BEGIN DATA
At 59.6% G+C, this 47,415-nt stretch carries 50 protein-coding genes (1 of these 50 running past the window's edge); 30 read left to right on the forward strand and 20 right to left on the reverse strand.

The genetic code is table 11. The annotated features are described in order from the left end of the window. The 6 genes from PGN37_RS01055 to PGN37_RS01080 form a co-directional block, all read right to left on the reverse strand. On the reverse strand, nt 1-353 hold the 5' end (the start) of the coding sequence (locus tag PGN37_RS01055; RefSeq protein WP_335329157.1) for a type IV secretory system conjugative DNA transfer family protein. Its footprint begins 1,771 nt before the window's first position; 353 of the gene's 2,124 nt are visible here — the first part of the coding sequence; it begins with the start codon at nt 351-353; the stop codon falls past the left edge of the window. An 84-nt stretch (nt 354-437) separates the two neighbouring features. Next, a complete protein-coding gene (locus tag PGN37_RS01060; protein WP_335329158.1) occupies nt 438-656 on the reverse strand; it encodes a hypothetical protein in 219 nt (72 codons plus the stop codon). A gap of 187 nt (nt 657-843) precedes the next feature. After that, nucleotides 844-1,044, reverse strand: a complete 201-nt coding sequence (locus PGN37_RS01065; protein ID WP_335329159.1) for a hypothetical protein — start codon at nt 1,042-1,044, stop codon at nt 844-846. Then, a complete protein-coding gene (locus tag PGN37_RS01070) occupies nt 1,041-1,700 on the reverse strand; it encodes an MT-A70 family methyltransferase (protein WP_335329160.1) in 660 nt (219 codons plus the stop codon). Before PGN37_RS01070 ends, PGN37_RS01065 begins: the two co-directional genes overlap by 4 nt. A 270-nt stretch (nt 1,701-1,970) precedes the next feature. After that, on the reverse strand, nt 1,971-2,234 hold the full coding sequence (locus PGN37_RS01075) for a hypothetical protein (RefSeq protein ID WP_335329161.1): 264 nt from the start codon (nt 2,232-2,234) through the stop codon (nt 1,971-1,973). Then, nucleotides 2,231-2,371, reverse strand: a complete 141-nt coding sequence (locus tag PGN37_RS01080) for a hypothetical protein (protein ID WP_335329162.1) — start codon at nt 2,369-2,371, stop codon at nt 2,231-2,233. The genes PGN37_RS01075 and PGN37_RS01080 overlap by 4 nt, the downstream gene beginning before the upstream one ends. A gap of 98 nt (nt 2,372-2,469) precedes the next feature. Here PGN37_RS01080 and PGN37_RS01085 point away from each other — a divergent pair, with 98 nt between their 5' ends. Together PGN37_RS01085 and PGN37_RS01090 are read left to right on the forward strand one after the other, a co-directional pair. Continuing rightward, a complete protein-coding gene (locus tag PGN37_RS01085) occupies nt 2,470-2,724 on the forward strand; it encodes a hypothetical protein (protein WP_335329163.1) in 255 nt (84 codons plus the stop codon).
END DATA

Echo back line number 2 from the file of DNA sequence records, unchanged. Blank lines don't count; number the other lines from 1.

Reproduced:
The genetic code is table 11. The annotated features are described in order from the left end of the window. The 6 genes from PGN37_RS01055 to PGN37_RS01080 form a co-directional block, all read right to left on the reverse strand. On the reverse strand, nt 1-353 hold the 5' end (the start) of the coding sequence (locus tag PGN37_RS01055; RefSeq protein WP_335329157.1) for a type IV secretory system conjugative DNA transfer family protein. Its footprint begins 1,771 nt before the window's first position; 353 of the gene's 2,124 nt are visible here — the first part of the coding sequence; it begins with the start codon at nt 351-353; the stop codon falls past the left edge of the window. An 84-nt stretch (nt 354-437) separates the two neighbouring features. Next, a complete protein-coding gene (locus tag PGN37_RS01060; protein WP_335329158.1) occupies nt 438-656 on the reverse strand; it encodes a hypothetical protein in 219 nt (72 codons plus the stop codon). A gap of 187 nt (nt 657-843) precedes the next feature. After that, nucleotides 844-1,044, reverse strand: a complete 201-nt coding sequence (locus PGN37_RS01065; protein ID WP_335329159.1) for a hypothetical protein — start codon at nt 1,042-1,044, stop codon at nt 844-846. Then, a complete protein-coding gene (locus tag PGN37_RS01070) occupies nt 1,041-1,700 on the reverse strand; it encodes an MT-A70 family methyltransferase (protein WP_335329160.1) in 660 nt (219 codons plus the stop codon). Before PGN37_RS01070 ends, PGN37_RS01065 begins: the two co-directional genes overlap by 4 nt. A 270-nt stretch (nt 1,701-1,970) precedes the next feature. After that, on the reverse strand, nt 1,971-2,234 hold the full coding sequence (locus PGN37_RS01075) for a hypothetical protein (RefSeq protein ID WP_335329161.1): 264 nt from the start codon (nt 2,232-2,234) through the stop codon (nt 1,971-1,973). Then, nucleotides 2,231-2,371, reverse strand: a complete 141-nt coding sequence (locus tag PGN37_RS01080) for a hypothetical protein (protein ID WP_335329162.1) — start codon at nt 2,369-2,371, stop codon at nt 2,231-2,233. The genes PGN37_RS01075 and PGN37_RS01080 overlap by 4 nt, the downstream gene beginning before the upstream one ends. A gap of 98 nt (nt 2,372-2,469) precedes the next feature. Here PGN37_RS01080 and PGN37_RS01085 point away from each other — a divergent pair, with 98 nt between their 5' ends. Together PGN37_RS01085 and PGN37_RS01090 are read left to right on the forward strand one after the other, a co-directional pair. Continuing rightward, a complete protein-coding gene (locus tag PGN37_RS01085) occupies nt 2,470-2,724 on the forward strand; it encodes a hypothetical protein (protein WP_335329163.1) in 255 nt (84 codons plus the stop codon).